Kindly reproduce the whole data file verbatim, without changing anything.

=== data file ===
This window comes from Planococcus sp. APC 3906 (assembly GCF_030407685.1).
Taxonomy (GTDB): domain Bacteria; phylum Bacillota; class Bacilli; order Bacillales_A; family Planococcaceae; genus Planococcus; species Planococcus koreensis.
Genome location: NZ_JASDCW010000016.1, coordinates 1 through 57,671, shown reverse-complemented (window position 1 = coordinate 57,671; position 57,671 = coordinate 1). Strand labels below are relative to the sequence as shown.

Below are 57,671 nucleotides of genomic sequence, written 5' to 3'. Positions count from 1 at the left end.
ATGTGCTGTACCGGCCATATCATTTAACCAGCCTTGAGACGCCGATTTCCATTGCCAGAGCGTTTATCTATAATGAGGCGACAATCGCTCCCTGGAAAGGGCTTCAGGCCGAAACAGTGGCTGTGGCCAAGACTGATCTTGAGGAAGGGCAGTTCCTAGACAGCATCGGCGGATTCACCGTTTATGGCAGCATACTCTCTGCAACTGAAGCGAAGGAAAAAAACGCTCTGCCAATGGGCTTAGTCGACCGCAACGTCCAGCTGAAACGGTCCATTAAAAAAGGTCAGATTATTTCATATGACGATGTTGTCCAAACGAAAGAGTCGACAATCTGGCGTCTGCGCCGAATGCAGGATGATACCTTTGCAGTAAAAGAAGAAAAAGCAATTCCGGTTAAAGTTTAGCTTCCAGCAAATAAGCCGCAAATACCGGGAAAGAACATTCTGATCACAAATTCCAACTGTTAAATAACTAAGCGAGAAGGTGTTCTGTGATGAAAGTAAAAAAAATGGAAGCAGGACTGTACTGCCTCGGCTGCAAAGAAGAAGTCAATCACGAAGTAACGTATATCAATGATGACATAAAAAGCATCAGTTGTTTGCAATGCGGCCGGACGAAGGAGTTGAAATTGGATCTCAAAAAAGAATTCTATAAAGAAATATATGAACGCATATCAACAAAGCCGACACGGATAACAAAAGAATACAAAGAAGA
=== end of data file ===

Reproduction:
This window comes from Planococcus sp. APC 3906 (assembly GCF_030407685.1).
Taxonomy (GTDB): domain Bacteria; phylum Bacillota; class Bacilli; order Bacillales_A; family Planococcaceae; genus Planococcus; species Planococcus koreensis.
Genome location: NZ_JASDCW010000016.1, coordinates 1 through 57,671, shown reverse-complemented (window position 1 = coordinate 57,671; position 57,671 = coordinate 1). Strand labels below are relative to the sequence as shown.

Below are 57,671 nucleotides of genomic sequence, written 5' to 3'. Positions count from 1 at the left end.
ATGTGCTGTACCGGCCATATCATTTAACCAGCCTTGAGACGCCGATTTCCATTGCCAGAGCGTTTATCTATAATGAGGCGACAATCGCTCCCTGGAAAGGGCTTCAGGCCGAAACAGTGGCTGTGGCCAAGACTGATCTTGAGGAAGGGCAGTTCCTAGACAGCATCGGCGGATTCACCGTTTATGGCAGCATACTCTCTGCAACTGAAGCGAAGGAAAAAAACGCTCTGCCAATGGGCTTAGTCGACCGCAACGTCCAGCTGAAACGGTCCATTAAAAAAGGTCAGATTATTTCATATGACGATGTTGTCCAAACGAAAGAGTCGACAATCTGGCGTCTGCGCCGAATGCAGGATGATACCTTTGCAGTAAAAGAAGAAAAAGCAATTCCGGTTAAAGTTTAGCTTCCAGCAAATAAGCCGCAAATACCGGGAAAGAACATTCTGATCACAAATTCCAACTGTTAAATAACTAAGCGAGAAGGTGTTCTGTGATGAAAGTAAAAAAAATGGAAGCAGGACTGTACTGCCTCGGCTGCAAAGAAGAAGTCAATCACGAAGTAACGTATATCAATGATGACATAAAAAGCATCAGTTGTTTGCAATGCGGCCGGACGAAGGAGTTGAAATTGGATCTCAAAAAAGAATTCTATAAAGAAATATATGAACGCATATCAACAAAGCCGACACGGATAACAAAAGAATACAAAGAAGA